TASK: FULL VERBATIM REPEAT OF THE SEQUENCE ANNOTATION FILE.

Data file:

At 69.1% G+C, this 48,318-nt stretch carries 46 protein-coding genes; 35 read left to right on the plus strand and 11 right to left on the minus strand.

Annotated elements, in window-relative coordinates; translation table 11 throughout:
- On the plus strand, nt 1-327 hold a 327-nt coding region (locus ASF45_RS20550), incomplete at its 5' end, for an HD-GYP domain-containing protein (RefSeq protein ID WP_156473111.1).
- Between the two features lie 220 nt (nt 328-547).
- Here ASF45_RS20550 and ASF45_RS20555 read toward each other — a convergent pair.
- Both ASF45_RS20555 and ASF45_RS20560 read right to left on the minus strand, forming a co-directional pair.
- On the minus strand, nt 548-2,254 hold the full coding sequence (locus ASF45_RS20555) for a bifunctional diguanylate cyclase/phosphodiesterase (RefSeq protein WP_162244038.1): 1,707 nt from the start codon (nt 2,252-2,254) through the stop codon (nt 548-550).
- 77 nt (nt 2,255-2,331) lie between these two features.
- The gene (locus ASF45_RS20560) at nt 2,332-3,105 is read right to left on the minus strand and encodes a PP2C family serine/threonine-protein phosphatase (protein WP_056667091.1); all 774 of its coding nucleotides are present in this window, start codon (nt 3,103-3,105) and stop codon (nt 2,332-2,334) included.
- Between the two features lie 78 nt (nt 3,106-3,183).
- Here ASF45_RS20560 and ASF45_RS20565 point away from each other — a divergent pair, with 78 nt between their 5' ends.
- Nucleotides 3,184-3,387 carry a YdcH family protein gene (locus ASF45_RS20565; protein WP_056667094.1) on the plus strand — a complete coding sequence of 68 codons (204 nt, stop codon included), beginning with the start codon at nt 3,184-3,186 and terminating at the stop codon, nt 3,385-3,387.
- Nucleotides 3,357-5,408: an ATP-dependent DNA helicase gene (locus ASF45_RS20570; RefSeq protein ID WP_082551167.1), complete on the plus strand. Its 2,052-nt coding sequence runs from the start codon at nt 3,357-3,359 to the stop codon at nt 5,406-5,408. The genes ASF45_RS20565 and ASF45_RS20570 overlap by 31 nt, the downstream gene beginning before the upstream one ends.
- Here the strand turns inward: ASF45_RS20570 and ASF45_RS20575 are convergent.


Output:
At 69.1% G+C, this 48,318-nt stretch carries 46 protein-coding genes; 35 read left to right on the plus strand and 11 right to left on the minus strand.

Annotated elements, in window-relative coordinates; translation table 11 throughout:
- On the plus strand, nt 1-327 hold a 327-nt coding region (locus ASF45_RS20550), incomplete at its 5' end, for an HD-GYP domain-containing protein (RefSeq protein ID WP_156473111.1).
- Between the two features lie 220 nt (nt 328-547).
- Here ASF45_RS20550 and ASF45_RS20555 read toward each other — a convergent pair.
- Both ASF45_RS20555 and ASF45_RS20560 read right to left on the minus strand, forming a co-directional pair.
- On the minus strand, nt 548-2,254 hold the full coding sequence (locus ASF45_RS20555) for a bifunctional diguanylate cyclase/phosphodiesterase (RefSeq protein WP_162244038.1): 1,707 nt from the start codon (nt 2,252-2,254) through the stop codon (nt 548-550).
- 77 nt (nt 2,255-2,331) lie between these two features.
- The gene (locus ASF45_RS20560) at nt 2,332-3,105 is read right to left on the minus strand and encodes a PP2C family serine/threonine-protein phosphatase (protein WP_056667091.1); all 774 of its coding nucleotides are present in this window, start codon (nt 3,103-3,105) and stop codon (nt 2,332-2,334) included.
- Between the two features lie 78 nt (nt 3,106-3,183).
- Here ASF45_RS20560 and ASF45_RS20565 point away from each other — a divergent pair, with 78 nt between their 5' ends.
- Nucleotides 3,184-3,387 carry a YdcH family protein gene (locus ASF45_RS20565; protein WP_056667094.1) on the plus strand — a complete coding sequence of 68 codons (204 nt, stop codon included), beginning with the start codon at nt 3,184-3,186 and terminating at the stop codon, nt 3,385-3,387.
- Nucleotides 3,357-5,408: an ATP-dependent DNA helicase gene (locus ASF45_RS20570; RefSeq protein ID WP_082551167.1), complete on the plus strand. Its 2,052-nt coding sequence runs from the start codon at nt 3,357-3,359 to the stop codon at nt 5,406-5,408. The genes ASF45_RS20565 and ASF45_RS20570 overlap by 31 nt, the downstream gene beginning before the upstream one ends.
- Here the strand turns inward: ASF45_RS20570 and ASF45_RS20575 are convergent.